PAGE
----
Friday, February 02, 2007

Fiat coins 

Posts by John Palmer and Tyler Cowen bring up the possibility of removing the penny from circulation. In the latter we read of a Federal Reserve Bank of Chicago piece that suggests simply rebasing the penny coin to be worth five cents and withdrawing the current nickel from circulation. (I noted earlier that at December 2006 prices, the US Mint was losing 3.34 cents per nickel produced.)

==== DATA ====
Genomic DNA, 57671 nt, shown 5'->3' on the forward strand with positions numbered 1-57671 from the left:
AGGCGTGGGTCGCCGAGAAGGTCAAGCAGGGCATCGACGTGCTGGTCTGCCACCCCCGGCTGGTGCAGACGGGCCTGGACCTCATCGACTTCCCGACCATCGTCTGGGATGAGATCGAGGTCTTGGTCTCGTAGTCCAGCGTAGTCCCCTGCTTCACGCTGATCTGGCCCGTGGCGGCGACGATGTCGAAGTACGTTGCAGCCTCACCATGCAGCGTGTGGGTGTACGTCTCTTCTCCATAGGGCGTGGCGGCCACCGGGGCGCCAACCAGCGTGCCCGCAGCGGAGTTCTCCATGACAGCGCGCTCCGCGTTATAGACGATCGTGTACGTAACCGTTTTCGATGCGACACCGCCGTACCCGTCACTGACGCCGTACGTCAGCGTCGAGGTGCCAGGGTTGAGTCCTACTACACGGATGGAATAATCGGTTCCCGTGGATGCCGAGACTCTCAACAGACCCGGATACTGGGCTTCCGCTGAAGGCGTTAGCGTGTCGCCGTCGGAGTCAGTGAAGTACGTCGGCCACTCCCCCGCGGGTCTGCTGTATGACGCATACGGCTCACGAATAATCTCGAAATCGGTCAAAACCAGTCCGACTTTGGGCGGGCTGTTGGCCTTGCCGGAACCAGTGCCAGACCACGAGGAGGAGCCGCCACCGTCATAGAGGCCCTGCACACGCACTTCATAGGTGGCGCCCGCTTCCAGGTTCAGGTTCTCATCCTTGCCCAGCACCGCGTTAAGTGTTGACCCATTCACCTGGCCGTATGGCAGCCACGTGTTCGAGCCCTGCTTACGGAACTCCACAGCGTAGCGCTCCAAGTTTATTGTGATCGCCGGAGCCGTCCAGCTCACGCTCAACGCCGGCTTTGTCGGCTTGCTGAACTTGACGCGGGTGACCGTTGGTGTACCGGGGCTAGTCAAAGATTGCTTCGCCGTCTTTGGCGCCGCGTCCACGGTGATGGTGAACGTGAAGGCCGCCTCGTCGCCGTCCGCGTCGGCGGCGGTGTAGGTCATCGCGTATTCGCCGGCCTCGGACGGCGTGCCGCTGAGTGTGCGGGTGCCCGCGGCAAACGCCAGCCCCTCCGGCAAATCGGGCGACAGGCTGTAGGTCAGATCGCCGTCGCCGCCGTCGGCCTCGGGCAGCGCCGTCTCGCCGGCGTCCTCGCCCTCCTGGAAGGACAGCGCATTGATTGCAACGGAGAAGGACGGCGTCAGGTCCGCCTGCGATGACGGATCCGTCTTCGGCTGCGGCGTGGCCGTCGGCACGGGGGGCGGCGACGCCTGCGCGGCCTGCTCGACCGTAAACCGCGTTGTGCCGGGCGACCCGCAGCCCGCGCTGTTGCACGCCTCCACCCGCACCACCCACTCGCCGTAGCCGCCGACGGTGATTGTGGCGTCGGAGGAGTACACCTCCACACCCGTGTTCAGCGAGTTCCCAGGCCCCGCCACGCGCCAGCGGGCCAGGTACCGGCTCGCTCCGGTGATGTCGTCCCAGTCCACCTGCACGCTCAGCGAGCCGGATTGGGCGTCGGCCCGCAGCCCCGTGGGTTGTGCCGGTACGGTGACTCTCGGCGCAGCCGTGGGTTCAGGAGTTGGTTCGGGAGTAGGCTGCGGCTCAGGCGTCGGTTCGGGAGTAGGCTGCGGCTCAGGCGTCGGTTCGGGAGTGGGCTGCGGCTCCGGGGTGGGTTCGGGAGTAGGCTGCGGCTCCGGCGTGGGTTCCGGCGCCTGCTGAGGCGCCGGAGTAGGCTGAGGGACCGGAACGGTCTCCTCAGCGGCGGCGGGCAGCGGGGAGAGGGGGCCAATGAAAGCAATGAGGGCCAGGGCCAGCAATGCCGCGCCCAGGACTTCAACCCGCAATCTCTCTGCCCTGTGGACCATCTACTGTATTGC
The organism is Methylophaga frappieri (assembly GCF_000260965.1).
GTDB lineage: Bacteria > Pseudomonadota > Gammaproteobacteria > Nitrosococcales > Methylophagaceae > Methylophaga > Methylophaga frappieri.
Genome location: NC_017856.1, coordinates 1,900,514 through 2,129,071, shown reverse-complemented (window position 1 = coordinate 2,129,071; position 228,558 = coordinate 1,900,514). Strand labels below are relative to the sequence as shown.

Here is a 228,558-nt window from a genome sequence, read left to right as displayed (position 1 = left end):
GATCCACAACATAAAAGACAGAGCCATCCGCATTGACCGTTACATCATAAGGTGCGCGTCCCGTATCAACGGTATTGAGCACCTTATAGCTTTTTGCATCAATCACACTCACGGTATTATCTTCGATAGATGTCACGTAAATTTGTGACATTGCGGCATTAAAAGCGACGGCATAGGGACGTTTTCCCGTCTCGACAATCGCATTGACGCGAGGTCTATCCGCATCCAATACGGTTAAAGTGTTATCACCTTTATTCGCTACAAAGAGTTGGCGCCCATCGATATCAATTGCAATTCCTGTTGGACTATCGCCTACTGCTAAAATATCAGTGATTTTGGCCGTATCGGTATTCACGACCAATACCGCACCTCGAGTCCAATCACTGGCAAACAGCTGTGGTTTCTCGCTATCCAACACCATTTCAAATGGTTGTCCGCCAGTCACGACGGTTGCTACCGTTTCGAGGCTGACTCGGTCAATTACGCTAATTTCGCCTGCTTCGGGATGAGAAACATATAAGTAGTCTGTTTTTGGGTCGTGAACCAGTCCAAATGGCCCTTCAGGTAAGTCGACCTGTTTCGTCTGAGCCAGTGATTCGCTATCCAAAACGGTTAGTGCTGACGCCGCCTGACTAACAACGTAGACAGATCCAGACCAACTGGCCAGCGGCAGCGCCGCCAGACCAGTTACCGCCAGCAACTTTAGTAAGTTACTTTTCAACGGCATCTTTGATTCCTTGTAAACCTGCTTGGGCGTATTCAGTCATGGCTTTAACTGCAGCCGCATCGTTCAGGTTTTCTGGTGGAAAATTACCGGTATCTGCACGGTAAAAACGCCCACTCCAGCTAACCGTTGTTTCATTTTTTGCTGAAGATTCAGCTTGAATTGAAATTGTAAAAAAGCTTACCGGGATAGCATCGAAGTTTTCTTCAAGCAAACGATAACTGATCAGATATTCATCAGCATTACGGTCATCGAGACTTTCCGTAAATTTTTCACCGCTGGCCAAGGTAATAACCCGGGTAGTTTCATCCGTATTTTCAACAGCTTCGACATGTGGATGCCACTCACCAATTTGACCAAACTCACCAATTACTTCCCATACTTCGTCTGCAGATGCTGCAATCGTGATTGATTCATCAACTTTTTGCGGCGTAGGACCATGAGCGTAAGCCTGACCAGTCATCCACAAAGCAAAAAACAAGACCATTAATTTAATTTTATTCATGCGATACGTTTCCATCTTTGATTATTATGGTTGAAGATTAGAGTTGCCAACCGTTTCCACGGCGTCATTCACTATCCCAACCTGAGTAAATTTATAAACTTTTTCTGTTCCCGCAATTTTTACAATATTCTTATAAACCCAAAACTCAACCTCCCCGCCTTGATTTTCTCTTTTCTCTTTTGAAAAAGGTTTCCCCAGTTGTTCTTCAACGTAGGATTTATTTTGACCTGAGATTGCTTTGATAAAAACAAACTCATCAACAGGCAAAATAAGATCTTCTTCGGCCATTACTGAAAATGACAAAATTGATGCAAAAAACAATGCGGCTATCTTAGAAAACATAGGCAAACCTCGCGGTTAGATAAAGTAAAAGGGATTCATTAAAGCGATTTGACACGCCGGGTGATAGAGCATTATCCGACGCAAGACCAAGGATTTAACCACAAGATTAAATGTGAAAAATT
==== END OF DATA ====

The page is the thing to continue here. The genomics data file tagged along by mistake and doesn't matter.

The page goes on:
The value of tokens (which is what the coin is in a fiat money world) can be real and not just subject to whim. One example: When the hyperinflations in eastern Europe occurred, most of the monies were paper, but public telephones still required coins. Babushkas would sell the coins at many times their face value, capturing the value of the token as something which operates the phone rather than the state phone system. (Alas, the phones were made free and took away this side business.) Similar effects would occur to the vending industry here in the States if the nickel were removed and the penny rebased; while I doubt the effect is large in the aggregate, the effect on certain groups might be substantial.